THe Colonel and Mrs. Simpson
Saturday Leftover Day.
Officially the 'modern' more graphic style of cartooning started just at the end of the war when the future UPC artists found a way to make animated cartoons more graphic, cheaper and better suited to delivering messages rather than characters. But in magazine cartooning, it had ben around much longer of course. In the simple styling of Gardner Rea, for example. Or in the graphic genius of Otto Soglow. But by the sixties it would cmpletely take over all sorts of cartooning. Anyone attempting a more lush and and elaborte style was branded oldfashioned for many years.
One of the first to make the switch was Chic Young. Young had started out as a pretty conservative cartoonist. And althought that would become a quite graphicly influential strip in the forties (inspiring many of the new generation), it eems to me that the greates leap forward was mad in 1934, when he introduced a new 'topper' strip called Colonel Potterby and the Dutchess. In it, we see the adventures of a rich 'Colonel' and his Society Friend, the Duchess. It must have been inspired by the susses of Solgow's Little King, but I see obvious traces of a satire of the scandalous romance of King Edward and Mrs. Simpson - which would be very topical, because according to Wikipedia they only started their affair in 1934. I'd have to have a further look into the precise dates to say that with more confidence.
Although Young used many assistants on Blondie in later years (I still don't know when exactly Paul Fung Jr, who later took over the strip, started - Wikipeduia says 1949, but I see his or a similar style long before that) it seems he created this little gem on his own. And with Fung starting in 1949, maybe I should give him more credit for the amazing style of his strips in the forties. But I just an't seem to match the artist of the erly thirties with that later work. If he did that all by himself, what a stylistic growth he went through!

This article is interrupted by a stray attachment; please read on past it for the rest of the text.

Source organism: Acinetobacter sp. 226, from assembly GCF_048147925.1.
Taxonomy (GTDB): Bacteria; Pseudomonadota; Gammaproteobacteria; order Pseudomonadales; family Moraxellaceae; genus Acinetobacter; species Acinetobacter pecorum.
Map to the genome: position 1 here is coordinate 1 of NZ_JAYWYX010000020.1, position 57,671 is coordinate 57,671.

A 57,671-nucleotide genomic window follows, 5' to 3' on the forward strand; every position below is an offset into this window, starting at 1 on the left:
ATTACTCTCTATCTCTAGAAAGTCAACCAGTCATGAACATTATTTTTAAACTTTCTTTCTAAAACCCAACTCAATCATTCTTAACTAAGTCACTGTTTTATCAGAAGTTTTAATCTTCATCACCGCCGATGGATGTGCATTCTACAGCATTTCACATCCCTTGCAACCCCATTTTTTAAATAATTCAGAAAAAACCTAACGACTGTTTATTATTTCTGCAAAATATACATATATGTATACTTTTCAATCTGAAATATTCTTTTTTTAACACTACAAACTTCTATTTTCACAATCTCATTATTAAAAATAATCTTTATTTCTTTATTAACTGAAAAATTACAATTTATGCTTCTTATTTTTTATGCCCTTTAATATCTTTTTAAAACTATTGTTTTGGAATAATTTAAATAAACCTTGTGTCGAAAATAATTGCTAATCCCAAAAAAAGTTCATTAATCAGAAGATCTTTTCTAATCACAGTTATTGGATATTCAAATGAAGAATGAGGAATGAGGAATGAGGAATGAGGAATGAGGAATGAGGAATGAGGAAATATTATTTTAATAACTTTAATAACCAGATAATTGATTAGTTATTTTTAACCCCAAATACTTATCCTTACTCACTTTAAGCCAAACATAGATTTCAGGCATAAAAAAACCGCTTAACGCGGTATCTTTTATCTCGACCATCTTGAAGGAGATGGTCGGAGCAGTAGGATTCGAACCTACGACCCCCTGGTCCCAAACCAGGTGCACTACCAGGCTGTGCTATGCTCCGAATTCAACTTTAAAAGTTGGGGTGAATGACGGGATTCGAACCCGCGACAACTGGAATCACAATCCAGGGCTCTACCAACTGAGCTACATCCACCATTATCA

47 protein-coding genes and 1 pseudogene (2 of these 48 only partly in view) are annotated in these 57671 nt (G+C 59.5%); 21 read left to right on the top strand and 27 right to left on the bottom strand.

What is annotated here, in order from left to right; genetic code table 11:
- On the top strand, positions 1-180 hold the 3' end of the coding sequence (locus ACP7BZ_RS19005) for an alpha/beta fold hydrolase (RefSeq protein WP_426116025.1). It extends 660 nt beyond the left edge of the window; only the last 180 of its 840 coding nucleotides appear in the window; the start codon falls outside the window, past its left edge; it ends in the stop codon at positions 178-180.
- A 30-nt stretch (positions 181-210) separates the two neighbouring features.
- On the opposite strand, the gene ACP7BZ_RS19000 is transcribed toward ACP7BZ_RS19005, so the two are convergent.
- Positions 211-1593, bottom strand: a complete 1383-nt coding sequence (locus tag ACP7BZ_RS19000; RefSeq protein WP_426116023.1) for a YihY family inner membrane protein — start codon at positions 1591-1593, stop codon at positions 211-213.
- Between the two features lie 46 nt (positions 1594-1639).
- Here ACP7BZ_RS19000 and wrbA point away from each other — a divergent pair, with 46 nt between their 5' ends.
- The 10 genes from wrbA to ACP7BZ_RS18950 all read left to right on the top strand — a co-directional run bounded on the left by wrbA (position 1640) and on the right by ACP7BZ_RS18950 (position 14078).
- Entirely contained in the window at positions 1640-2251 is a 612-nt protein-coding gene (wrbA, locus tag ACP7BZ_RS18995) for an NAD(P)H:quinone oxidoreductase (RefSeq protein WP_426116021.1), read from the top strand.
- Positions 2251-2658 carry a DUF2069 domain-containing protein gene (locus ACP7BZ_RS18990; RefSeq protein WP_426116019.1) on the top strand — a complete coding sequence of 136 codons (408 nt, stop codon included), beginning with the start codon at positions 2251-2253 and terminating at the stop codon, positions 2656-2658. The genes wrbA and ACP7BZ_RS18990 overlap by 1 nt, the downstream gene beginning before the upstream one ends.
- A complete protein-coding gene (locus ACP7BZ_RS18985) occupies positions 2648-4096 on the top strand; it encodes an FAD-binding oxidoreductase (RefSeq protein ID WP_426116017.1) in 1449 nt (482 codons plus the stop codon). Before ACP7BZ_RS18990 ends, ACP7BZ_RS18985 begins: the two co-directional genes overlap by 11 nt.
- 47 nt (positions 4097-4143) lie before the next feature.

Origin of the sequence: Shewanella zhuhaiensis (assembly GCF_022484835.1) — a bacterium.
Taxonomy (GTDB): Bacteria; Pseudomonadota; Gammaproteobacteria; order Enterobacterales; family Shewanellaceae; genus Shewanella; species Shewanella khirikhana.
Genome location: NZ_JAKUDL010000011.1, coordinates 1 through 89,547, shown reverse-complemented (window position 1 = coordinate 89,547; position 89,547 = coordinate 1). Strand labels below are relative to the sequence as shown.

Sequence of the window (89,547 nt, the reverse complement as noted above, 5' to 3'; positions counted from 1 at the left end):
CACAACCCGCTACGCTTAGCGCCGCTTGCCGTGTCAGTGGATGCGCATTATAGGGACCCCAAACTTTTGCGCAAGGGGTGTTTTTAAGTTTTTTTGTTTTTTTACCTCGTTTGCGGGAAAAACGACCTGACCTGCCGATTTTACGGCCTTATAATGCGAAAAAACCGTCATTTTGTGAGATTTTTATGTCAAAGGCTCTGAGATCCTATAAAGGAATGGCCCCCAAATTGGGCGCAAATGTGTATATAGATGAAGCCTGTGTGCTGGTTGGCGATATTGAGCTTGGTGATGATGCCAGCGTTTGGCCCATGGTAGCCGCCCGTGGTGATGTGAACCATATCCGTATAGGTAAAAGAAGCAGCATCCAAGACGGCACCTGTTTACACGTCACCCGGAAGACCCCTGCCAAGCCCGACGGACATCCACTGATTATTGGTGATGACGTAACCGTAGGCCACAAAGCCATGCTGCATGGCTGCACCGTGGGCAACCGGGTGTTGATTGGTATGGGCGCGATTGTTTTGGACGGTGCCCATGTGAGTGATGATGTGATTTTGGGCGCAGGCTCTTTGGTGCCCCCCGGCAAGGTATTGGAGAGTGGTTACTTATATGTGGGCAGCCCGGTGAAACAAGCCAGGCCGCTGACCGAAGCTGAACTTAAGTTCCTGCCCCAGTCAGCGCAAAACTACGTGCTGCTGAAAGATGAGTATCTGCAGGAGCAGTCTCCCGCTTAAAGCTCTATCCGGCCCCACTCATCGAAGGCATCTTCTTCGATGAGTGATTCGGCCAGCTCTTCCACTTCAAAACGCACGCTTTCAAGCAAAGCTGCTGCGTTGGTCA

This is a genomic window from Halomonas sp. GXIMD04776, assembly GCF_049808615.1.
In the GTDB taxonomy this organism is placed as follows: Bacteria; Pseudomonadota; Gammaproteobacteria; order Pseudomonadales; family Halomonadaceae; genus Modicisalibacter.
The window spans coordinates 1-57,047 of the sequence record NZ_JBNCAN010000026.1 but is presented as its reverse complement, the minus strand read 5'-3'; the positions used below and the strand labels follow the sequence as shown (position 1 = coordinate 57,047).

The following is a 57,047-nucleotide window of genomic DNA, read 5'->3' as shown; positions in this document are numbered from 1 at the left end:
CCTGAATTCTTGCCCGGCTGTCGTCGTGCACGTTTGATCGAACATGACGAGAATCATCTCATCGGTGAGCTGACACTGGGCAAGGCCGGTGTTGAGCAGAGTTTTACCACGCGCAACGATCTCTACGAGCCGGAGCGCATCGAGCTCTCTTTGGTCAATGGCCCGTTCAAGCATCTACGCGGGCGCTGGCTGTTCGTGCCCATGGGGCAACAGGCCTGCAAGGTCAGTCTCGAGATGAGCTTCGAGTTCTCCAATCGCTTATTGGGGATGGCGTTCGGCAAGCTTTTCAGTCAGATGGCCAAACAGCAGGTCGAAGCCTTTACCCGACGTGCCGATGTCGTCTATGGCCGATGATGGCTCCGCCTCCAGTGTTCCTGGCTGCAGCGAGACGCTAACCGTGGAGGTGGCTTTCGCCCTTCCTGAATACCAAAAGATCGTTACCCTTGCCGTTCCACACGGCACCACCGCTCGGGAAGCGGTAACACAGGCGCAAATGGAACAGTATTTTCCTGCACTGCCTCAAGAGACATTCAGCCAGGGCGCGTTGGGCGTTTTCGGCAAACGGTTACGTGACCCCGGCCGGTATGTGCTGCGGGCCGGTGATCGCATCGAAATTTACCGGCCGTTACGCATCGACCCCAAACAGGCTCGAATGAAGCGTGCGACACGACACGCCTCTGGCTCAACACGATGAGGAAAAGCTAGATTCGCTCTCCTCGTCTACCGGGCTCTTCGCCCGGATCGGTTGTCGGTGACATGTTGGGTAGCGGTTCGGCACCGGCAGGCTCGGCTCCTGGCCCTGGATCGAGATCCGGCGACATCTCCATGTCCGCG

Anyway, I have shown some of the Pottersby strips here. Most (or possibly even all) of them in black and white. It is one of thse strips that survive the microfiche rocess pretty well, with it's bold lines and light colors. And many times, when a paper decided to run it's Sunday strips in black and white (and not in a seperate section), they ofteh used Blondie and Pottersby. So I have had a lot of good samples to choose from.
But here is one in color, I came across and just couldn't resist scanning.
Oh, by the way - although the strip graphicly is 'a little gem', the jokes itself were never very funny, sometimes even obscure. That is probably why it never went on to become such a succes as Blondie - or even The Little King. Still, it ran from 1934 to 1963. That should count for something.
For more, follow the label.